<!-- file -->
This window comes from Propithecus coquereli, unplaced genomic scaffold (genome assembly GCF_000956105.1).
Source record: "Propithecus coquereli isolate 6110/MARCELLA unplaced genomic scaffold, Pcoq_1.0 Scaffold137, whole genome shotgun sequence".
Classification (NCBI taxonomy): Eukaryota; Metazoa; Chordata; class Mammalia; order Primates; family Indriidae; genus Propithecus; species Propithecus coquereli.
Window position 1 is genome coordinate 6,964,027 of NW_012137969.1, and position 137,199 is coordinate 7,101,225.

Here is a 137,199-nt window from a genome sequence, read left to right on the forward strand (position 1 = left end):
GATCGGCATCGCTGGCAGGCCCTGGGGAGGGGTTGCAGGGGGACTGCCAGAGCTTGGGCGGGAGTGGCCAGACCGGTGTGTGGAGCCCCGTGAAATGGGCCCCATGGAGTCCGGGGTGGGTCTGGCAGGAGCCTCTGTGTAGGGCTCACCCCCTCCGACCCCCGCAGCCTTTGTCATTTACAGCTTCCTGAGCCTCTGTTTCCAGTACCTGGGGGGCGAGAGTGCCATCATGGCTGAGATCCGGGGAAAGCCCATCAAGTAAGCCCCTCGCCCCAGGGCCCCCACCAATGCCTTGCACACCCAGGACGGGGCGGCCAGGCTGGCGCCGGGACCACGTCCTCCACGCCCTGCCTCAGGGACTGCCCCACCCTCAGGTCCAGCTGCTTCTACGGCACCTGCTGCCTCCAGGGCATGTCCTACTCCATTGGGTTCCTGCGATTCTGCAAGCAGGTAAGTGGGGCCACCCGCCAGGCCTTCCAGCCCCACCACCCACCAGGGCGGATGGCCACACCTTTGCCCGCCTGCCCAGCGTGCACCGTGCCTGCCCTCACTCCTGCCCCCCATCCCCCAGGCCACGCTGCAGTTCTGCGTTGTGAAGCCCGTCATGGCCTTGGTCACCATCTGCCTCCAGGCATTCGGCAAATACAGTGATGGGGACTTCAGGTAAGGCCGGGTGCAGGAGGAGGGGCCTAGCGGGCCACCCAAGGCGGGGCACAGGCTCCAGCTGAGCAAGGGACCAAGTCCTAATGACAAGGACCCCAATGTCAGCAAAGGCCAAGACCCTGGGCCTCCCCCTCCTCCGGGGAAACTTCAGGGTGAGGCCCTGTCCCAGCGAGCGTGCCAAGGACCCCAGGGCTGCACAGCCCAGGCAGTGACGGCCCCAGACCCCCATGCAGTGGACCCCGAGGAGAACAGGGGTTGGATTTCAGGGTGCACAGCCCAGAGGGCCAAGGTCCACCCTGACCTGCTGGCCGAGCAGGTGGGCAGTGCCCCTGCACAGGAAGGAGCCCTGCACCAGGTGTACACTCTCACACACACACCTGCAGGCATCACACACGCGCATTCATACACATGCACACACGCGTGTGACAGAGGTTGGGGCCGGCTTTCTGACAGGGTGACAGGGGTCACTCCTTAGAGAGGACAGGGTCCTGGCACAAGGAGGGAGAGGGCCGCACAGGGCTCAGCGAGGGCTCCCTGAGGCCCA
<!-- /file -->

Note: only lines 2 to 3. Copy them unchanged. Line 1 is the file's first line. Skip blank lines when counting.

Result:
Source record: "Propithecus coquereli isolate 6110/MARCELLA unplaced genomic scaffold, Pcoq_1.0 Scaffold137, whole genome shotgun sequence".
Classification (NCBI taxonomy): Eukaryota; Metazoa; Chordata; class Mammalia; order Primates; family Indriidae; genus Propithecus; species Propithecus coquereli.